I came across a little nugget of delightfullness this morning while sipping coffee and reading through some of my favorite blogs....
Archbishop of Westminster Vincent Nichols, the head of the Roman Catholic Church in England and Wales, apparently feels that social networking sites such as Facebook and Myspace are not only undermining our communities, but are also driving teenagers to suicide.
sigh. where to begin...
Let's first examine his second claim, which was in response to a 15 year old school girl who took her own life after being the victim cyber bullying on a networking site. This is absolutely awful and heart wrenching and I cannot imagine the pain her family and the families of her abusers are suffering through. Whenever violence affects children, there is a tendency to lash out at what might be the cause: Marylin Manson, video games and violent movies were the scapegoats of the Columbine shootings, and in this case the Archbishop places the blame on the prevalence of social networking sites in popular culture.
The unfortunate thing is that bullying has always existed and will always exist, whether on the school yard or on-line. Instead of searching for blame we should ensure that the proper avenues for children (and adults) to express and understand their emotions. Which, of course, is a very, very difficult task.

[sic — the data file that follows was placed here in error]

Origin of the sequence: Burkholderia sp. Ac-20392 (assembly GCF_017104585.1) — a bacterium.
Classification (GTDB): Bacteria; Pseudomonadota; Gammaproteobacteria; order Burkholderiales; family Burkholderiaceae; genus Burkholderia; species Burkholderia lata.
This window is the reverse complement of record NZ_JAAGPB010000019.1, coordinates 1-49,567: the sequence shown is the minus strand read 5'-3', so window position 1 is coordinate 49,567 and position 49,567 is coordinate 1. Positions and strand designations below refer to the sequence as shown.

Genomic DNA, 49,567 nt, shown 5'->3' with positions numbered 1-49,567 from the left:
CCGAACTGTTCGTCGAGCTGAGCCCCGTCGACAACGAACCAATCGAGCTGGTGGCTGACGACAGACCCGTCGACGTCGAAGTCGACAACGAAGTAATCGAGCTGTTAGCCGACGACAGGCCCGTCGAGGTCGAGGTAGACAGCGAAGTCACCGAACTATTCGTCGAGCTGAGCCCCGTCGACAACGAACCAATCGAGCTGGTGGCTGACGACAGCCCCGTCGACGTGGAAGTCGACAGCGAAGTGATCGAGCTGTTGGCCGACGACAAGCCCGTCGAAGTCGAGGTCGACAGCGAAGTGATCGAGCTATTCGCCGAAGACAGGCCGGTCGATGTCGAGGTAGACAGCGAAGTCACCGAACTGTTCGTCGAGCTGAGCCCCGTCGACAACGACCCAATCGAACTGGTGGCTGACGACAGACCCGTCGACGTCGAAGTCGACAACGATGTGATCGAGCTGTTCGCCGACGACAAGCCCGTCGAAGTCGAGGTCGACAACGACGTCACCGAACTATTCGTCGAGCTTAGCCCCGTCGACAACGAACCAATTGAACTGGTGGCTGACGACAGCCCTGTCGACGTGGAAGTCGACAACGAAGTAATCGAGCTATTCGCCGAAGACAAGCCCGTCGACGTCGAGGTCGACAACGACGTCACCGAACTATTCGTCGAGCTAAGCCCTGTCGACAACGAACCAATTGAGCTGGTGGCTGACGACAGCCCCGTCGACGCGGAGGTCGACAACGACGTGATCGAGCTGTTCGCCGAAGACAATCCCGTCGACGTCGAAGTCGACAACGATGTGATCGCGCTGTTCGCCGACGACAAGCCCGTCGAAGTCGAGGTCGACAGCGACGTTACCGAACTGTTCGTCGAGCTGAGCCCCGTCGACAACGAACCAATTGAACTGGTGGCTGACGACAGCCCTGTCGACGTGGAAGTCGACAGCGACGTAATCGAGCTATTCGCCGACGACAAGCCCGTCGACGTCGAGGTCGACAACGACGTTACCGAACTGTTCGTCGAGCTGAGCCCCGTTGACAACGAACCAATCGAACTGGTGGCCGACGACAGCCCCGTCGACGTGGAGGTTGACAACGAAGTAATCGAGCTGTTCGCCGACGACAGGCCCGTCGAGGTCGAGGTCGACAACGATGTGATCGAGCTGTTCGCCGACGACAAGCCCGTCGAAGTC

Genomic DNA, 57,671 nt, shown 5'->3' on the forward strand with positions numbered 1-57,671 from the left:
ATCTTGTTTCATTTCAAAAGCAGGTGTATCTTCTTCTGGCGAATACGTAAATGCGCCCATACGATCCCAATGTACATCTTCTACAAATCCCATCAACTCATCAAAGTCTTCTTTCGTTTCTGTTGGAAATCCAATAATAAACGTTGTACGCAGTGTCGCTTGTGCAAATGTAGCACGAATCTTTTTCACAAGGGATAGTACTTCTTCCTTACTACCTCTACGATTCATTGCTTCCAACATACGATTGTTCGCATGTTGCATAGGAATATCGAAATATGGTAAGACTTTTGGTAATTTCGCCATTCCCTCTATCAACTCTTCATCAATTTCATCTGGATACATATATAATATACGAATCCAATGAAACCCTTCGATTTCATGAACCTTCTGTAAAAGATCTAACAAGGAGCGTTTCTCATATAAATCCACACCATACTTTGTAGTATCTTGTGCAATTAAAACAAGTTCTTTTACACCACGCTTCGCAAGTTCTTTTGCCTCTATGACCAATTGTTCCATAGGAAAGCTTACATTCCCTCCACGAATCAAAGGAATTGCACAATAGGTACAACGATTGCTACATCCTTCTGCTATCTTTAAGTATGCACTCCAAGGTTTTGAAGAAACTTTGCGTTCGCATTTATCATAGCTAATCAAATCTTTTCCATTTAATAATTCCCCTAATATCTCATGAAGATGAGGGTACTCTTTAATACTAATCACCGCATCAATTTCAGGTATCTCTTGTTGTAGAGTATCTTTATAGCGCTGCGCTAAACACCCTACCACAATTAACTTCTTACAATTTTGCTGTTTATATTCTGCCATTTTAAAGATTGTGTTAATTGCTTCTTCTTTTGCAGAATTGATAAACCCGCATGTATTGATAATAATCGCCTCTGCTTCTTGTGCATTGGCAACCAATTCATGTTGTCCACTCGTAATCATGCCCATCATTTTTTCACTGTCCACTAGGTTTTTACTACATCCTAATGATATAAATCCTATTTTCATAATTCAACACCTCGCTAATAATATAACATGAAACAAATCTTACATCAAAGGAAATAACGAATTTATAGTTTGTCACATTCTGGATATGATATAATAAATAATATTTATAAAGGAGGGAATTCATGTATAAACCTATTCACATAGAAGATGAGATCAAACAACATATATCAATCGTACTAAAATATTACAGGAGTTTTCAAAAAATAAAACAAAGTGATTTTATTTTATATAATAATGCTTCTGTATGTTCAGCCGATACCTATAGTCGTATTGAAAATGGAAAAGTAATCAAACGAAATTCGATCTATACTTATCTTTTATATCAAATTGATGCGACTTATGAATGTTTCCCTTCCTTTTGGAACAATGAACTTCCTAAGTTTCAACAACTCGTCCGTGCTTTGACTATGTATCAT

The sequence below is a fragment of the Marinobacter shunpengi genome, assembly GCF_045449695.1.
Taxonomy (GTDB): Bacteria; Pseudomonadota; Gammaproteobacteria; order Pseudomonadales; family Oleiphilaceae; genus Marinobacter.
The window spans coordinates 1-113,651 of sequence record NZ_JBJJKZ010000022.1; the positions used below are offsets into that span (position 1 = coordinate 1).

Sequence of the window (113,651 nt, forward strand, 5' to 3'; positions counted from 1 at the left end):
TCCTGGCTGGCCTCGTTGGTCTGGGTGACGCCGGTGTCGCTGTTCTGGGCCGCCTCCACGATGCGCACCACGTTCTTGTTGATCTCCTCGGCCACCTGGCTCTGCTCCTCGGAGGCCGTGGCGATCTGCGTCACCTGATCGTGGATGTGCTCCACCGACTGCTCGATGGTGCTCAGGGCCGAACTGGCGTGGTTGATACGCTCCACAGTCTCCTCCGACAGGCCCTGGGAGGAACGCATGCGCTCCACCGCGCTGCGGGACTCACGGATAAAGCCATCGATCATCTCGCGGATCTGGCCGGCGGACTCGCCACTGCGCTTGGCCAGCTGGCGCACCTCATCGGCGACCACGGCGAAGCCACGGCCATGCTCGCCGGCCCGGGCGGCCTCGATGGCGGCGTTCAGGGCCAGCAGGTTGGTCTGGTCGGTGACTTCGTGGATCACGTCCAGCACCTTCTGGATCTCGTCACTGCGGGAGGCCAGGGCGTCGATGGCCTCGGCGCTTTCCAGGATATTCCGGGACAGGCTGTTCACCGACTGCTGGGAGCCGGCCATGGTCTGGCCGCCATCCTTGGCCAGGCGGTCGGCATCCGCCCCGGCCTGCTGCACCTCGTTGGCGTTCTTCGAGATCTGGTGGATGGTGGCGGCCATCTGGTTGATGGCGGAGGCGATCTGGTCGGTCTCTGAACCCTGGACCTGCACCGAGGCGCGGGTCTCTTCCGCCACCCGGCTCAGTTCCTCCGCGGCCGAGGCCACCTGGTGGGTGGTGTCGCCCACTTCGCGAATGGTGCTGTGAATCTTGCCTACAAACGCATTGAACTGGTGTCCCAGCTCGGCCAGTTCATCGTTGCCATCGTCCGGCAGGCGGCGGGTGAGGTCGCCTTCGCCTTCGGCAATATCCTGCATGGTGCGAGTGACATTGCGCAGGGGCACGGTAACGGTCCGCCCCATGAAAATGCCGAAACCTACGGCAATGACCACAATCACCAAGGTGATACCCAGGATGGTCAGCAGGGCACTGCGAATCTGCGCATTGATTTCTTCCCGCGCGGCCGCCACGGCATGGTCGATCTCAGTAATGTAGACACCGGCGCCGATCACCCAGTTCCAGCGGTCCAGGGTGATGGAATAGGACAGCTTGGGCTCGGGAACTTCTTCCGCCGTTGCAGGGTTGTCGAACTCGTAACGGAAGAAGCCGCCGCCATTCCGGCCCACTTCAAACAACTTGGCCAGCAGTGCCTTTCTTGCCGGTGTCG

Now, as far as social networking undermining our communities....
The Archbishop obviously hasn't been inside of a library recently. Every time I go to the library to use the internet, there is usually a minimum of a half an hour to forty-five minute wait, as folks varying in age from twelve to sixty-two are updating their myspace and facebook profiles. Social networking is ubiquitous, and there is no going back.
We are now living in the age of Web 2.0, when folks aren't just using the web as a resource but also as way to connect with others. Most of the time you are connecting with folks you already know; childhood friends, classmates, coworkers, family. Its a way to stay in touch, to reconnect, to catch up. Maybe our increased consumption of electronic communication has increased the frequency of ADD diagnoses, but I hardly see the same "dehumanizing" of society that the Archbishop sees. True, sometimes it can be annoying and overwhelming, but it also allows for exchange of ideas and beliefs.
Look at the effect that social networking had on the popular uprising in Iran. While most of the organizing within the nation was face to face and over the phone, amidst intense state and media oppression, the organizers and protesters where able use social networking as a tool to show the world what they were fighting against.
Facbook, Myspace, Twitter, LindedIn. They're not undermining out communities but they certainly are changing things. As they become cultural staples, it will be our personal ethics and morality to decide how they affect the interwoven threads of our social fabric.